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Community Members Leave Flowers, Light Candles at Marathon Vigils

John Y Wang

Members of the Harvard community gather outside Memorial Church at a candlelight vigil to commemorate all those who suffer as a result of the Boston Marathon explosion.

On both sides of the Charles River, they gathered.

Some Harvard community members came to the Kennedy School courtyard, joining hands and trading stories at an afternoon vigil. Others assembled in Boston Common, signing posters and laying down flowers beneath the setting sun. Still others congregated around the steps of Memorial Church in Tercentenary Theater, lighting candles and embracing in spite of a strong evening wind.

All of them came to mourn—to grieve, to reflect, to try to make sense of the bombing that on Monday transformed the triumphant 26th mile of the Boston Marathon into a grisly scene of death and chaos.

SHOWING SUPPORT AT THE KENNEDY SCHOOL

A day after explosions at the Boston Marathon and a fire at the JFK Presidential Library prompted a total evacuation of the Harvard Kennedy School, affiliates gathered in the campus courtyard on Tuesday afternoon to participate in a vigil honoring the attacks’ victims and first responders.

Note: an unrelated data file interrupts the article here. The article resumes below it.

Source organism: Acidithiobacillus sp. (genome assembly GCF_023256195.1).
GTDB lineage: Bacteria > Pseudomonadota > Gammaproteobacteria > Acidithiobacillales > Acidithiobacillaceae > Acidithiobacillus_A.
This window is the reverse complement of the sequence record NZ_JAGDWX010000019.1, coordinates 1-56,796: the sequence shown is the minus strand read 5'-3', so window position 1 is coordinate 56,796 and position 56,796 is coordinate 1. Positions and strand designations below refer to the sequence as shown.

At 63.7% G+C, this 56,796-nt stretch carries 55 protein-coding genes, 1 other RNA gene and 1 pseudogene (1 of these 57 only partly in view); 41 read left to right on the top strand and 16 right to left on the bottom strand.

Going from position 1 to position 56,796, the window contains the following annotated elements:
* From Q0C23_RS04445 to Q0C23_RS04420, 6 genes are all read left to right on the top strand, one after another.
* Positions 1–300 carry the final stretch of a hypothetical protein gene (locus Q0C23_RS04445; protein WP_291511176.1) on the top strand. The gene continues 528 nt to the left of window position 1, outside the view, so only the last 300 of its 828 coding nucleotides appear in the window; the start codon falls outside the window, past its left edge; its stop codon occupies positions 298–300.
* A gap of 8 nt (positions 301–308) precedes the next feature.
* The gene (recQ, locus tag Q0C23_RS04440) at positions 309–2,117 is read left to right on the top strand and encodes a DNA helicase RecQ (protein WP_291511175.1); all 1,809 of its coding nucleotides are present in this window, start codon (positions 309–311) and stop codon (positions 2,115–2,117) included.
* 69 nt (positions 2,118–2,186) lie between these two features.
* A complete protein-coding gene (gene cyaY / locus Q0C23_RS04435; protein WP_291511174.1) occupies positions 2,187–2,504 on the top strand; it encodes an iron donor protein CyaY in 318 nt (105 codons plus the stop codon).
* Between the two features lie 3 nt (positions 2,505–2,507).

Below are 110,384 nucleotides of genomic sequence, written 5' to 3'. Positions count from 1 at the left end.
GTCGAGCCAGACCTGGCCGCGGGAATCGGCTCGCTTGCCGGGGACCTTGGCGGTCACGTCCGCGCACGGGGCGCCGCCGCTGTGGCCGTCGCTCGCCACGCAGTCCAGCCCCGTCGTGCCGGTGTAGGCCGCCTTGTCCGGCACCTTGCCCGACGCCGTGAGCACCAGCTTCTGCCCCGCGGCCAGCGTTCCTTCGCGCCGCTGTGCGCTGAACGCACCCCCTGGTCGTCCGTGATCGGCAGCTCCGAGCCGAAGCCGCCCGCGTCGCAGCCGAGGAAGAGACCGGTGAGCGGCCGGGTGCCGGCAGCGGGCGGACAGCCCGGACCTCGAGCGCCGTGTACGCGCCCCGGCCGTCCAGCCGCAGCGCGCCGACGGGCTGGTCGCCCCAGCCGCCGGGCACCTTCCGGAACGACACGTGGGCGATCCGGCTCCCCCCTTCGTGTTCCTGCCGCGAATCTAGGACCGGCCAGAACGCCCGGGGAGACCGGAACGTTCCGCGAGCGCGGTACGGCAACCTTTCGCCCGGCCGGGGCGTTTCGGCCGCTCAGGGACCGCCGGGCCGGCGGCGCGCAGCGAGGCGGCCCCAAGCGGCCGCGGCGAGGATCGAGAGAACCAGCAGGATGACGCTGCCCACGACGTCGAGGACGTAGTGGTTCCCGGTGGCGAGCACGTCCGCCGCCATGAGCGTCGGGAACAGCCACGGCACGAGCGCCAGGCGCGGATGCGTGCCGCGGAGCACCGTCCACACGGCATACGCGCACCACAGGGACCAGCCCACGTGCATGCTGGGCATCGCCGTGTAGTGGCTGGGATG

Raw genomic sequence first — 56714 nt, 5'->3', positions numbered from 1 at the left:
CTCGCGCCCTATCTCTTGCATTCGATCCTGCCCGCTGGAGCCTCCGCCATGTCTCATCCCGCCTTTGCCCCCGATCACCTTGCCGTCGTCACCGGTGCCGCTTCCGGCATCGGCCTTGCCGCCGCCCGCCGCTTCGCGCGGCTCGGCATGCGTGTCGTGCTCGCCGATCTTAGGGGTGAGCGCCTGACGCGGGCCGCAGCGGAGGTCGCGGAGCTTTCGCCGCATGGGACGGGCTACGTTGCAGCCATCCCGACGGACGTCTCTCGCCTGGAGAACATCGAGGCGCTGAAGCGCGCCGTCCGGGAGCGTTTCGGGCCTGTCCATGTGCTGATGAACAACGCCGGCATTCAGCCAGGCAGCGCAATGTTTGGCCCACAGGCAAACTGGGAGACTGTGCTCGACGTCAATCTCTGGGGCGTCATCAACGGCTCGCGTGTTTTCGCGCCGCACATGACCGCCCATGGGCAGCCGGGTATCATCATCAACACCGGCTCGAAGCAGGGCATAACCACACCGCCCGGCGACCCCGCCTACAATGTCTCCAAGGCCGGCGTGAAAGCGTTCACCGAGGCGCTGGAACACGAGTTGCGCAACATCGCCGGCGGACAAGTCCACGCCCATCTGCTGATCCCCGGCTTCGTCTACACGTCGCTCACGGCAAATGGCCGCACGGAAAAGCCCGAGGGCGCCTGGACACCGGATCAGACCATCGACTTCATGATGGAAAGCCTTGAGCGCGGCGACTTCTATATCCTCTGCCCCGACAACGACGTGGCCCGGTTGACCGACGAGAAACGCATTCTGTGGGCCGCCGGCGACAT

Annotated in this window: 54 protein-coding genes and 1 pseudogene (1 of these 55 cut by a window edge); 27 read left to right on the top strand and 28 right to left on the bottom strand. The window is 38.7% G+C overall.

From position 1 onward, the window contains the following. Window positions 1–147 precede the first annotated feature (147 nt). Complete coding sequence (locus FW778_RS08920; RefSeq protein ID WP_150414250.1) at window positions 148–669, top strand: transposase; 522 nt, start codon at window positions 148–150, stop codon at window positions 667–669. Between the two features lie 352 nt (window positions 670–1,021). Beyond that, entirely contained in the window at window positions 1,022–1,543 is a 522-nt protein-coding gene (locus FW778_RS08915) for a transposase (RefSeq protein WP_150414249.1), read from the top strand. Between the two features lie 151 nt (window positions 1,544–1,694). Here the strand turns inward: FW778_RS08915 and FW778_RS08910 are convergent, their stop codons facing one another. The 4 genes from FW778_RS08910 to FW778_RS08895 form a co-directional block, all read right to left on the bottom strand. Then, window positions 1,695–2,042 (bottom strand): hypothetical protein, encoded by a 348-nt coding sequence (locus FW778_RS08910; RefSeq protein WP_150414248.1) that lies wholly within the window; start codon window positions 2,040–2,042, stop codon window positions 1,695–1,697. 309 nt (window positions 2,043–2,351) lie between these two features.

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Boston Common Vigil

Boston Common Vigil

HBS Community Gathering

HBS Community Gathering

Kennedy School Dean David T. Ellwood ’75, who invited students, staff, and faculty to the event via an email Tuesday morning, told attendees that “we’re here first and foremost as a show of support.”

After the crowd gathered, Ellwood asked everyone to join hands for a moment of silence.

Once the vigil concluded, some attendees slowly returned to the classrooms for regular events, but many remained outdoors to continue discussion.

Monday’s attack coincided with the Kennedy School’s annual Public Service Week, which features community volunteer projects.

Kennedy School student Cindy Dinh, who attended the vigil, said that this gathering offers a chance for students to reflect on the event further and determine how they can best impact the Boston community.

“It was nice to have the Kennedy School come together for this moment,” Dinh said, “especially since it’s a school of public service and everyone wants to spring into action.”

As spectators near the finish line, two Kennedy School students had already sprung into action. When the bombs went off, these students rushed into the mayhem to assist injured spectators and runners, said Kennedy School spokesperson Melodie L. Jackson.

She added that these individuals chose to remain anonymous.

Several Kennedy School students competed in the marathon, including one who was wearing the event’s trademark blue and yellow jersey at the vigil.

The participant, who wished to remain anonymous, said that he was less than a quarter of a mile away from the finish line when the bombs went off and believed at the time that his wife was waiting for him there. He later learned that she had not yet arrived.

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